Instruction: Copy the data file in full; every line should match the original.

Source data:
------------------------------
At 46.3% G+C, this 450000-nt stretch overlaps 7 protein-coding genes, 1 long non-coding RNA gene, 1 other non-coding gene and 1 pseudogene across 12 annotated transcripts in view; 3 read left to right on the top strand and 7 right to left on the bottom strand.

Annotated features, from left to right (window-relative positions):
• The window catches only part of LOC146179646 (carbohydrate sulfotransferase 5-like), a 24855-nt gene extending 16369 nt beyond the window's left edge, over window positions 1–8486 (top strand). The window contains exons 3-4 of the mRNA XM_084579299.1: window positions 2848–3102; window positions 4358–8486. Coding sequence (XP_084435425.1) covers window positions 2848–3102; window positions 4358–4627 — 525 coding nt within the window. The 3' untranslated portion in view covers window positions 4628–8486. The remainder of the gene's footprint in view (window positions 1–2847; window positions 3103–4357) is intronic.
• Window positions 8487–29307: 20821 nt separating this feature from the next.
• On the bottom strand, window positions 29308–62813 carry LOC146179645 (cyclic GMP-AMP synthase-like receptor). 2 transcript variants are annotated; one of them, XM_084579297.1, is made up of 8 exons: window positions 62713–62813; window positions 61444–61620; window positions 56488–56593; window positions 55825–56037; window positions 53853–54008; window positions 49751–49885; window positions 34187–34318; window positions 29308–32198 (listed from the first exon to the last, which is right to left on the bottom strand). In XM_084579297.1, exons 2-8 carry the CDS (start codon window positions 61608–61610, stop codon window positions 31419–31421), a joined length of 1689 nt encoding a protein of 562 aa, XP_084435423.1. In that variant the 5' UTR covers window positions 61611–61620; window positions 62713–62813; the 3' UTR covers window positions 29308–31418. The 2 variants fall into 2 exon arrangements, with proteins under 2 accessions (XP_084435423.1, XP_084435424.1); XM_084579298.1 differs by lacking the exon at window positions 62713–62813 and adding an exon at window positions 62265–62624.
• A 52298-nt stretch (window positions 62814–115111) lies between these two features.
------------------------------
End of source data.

At 46.3% G+C, this 450000-nt stretch overlaps 7 protein-coding genes, 1 long non-coding RNA gene, 1 other non-coding gene and 1 pseudogene across 12 annotated transcripts in view; 3 read left to right on the top strand and 7 right to left on the bottom strand.

Annotated features, from left to right (window-relative positions):
• The window catches only part of LOC146179646 (carbohydrate sulfotransferase 5-like), a 24855-nt gene extending 16369 nt beyond the window's left edge, over window positions 1–8486 (top strand). The window contains exons 3-4 of the mRNA XM_084579299.1: window positions 2848–3102; window positions 4358–8486. Coding sequence (XP_084435425.1) covers window positions 2848–3102; window positions 4358–4627 — 525 coding nt within the window. The 3' untranslated portion in view covers window positions 4628–8486. The remainder of the gene's footprint in view (window positions 1–2847; window positions 3103–4357) is intronic.
• Window positions 8487–29307: 20821 nt separating this feature from the next.
• On the bottom strand, window positions 29308–62813 carry LOC146179645 (cyclic GMP-AMP synthase-like receptor). 2 transcript variants are annotated; one of them, XM_084579297.1, is made up of 8 exons: window positions 62713–62813; window positions 61444–61620; window positions 56488–56593; window positions 55825–56037; window positions 53853–54008; window positions 49751–49885; window positions 34187–34318; window positions 29308–32198 (listed from the first exon to the last, which is right to left on the bottom strand). In XM_084579297.1, exons 2-8 carry the CDS (start codon window positions 61608–61610, stop codon window positions 31419–31421), a joined length of 1689 nt encoding a protein of 562 aa, XP_084435423.1. In that variant the 5' UTR covers window positions 61611–61620; window positions 62713–62813; the 3' UTR covers window positions 29308–31418. The 2 variants fall into 2 exon arrangements, with proteins under 2 accessions (XP_084435423.1, XP_084435424.1); XM_084579298.1 differs by lacking the exon at window positions 62713–62813 and adding an exon at window positions 62265–62624.
• A 52298-nt stretch (window positions 62814–115111) lies between these two features.